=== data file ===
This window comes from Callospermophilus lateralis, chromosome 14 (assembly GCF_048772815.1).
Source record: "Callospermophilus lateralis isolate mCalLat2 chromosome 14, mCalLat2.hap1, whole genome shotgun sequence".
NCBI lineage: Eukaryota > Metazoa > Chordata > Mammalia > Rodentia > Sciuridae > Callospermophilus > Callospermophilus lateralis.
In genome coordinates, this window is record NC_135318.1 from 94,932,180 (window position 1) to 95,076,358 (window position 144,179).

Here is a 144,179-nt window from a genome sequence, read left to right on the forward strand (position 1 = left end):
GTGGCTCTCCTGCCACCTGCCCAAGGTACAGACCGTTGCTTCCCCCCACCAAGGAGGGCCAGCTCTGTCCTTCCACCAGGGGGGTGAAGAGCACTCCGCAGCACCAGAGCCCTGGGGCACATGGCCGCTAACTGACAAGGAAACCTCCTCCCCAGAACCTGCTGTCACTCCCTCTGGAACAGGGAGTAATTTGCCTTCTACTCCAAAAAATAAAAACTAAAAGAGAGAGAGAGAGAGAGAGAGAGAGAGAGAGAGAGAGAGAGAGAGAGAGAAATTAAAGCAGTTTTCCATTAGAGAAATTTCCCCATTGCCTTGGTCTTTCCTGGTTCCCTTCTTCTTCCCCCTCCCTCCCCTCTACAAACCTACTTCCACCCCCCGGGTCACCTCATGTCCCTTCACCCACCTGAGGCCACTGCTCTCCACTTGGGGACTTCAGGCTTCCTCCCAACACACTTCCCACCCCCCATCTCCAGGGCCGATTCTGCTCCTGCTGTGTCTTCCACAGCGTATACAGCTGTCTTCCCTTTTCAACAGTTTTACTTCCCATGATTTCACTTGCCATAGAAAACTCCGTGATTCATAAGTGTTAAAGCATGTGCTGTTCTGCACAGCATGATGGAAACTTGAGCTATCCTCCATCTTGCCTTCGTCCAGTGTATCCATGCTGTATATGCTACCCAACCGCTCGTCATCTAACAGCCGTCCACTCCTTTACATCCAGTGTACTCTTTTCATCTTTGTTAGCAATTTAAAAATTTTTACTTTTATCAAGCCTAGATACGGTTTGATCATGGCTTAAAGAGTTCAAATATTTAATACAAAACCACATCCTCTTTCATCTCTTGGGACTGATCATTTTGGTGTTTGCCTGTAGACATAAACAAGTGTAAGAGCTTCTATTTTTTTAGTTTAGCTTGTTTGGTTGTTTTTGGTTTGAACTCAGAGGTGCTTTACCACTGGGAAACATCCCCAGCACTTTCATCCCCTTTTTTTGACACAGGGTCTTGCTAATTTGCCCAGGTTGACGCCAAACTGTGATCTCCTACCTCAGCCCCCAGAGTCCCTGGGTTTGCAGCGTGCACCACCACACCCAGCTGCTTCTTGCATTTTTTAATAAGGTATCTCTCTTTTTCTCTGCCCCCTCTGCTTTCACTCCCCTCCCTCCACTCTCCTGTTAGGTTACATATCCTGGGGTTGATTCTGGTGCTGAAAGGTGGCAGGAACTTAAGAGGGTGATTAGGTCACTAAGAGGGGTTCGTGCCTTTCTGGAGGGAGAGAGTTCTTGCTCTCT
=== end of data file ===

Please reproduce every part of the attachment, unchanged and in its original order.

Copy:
This window comes from Callospermophilus lateralis, chromosome 14 (assembly GCF_048772815.1).
Source record: "Callospermophilus lateralis isolate mCalLat2 chromosome 14, mCalLat2.hap1, whole genome shotgun sequence".
NCBI lineage: Eukaryota > Metazoa > Chordata > Mammalia > Rodentia > Sciuridae > Callospermophilus > Callospermophilus lateralis.
In genome coordinates, this window is record NC_135318.1 from 94,932,180 (window position 1) to 95,076,358 (window position 144,179).

Here is a 144,179-nt window from a genome sequence, read left to right on the forward strand (position 1 = left end):
GTGGCTCTCCTGCCACCTGCCCAAGGTACAGACCGTTGCTTCCCCCCACCAAGGAGGGCCAGCTCTGTCCTTCCACCAGGGGGGTGAAGAGCACTCCGCAGCACCAGAGCCCTGGGGCACATGGCCGCTAACTGACAAGGAAACCTCCTCCCCAGAACCTGCTGTCACTCCCTCTGGAACAGGGAGTAATTTGCCTTCTACTCCAAAAAATAAAAACTAAAAGAGAGAGAGAGAGAGAGAGAGAGAGAGAGAGAGAGAGAGAGAGAGAGAGAAATTAAAGCAGTTTTCCATTAGAGAAATTTCCCCATTGCCTTGGTCTTTCCTGGTTCCCTTCTTCTTCCCCCTCCCTCCCCTCTACAAACCTACTTCCACCCCCCGGGTCACCTCATGTCCCTTCACCCACCTGAGGCCACTGCTCTCCACTTGGGGACTTCAGGCTTCCTCCCAACACACTTCCCACCCCCCATCTCCAGGGCCGATTCTGCTCCTGCTGTGTCTTCCACAGCGTATACAGCTGTCTTCCCTTTTCAACAGTTTTACTTCCCATGATTTCACTTGCCATAGAAAACTCCGTGATTCATAAGTGTTAAAGCATGTGCTGTTCTGCACAGCATGATGGAAACTTGAGCTATCCTCCATCTTGCCTTCGTCCAGTGTATCCATGCTGTATATGCTACCCAACCGCTCGTCATCTAACAGCCGTCCACTCCTTTACATCCAGTGTACTCTTTTCATCTTTGTTAGCAATTTAAAAATTTTTACTTTTATCAAGCCTAGATACGGTTTGATCATGGCTTAAAGAGTTCAAATATTTAATACAAAACCACATCCTCTTTCATCTCTTGGGACTGATCATTTTGGTGTTTGCCTGTAGACATAAACAAGTGTAAGAGCTTCTATTTTTTTAGTTTAGCTTGTTTGGTTGTTTTTGGTTTGAACTCAGAGGTGCTTTACCACTGGGAAACATCCCCAGCACTTTCATCCCCTTTTTTTGACACAGGGTCTTGCTAATTTGCCCAGGTTGACGCCAAACTGTGATCTCCTACCTCAGCCCCCAGAGTCCCTGGGTTTGCAGCGTGCACCACCACACCCAGCTGCTTCTTGCATTTTTTAATAAGGTATCTCTCTTTTTCTCTGCCCCCTCTGCTTTCACTCCCCTCCCTCCACTCTCCTGTTAGGTTACATATCCTGGGGTTGATTCTGGTGCTGAAAGGTGGCAGGAACTTAAGAGGGTGATTAGGTCACTAAGAGGGGTTCGTGCCTTTCTGGAGGGAGAGAGTTCTTGCTCTCT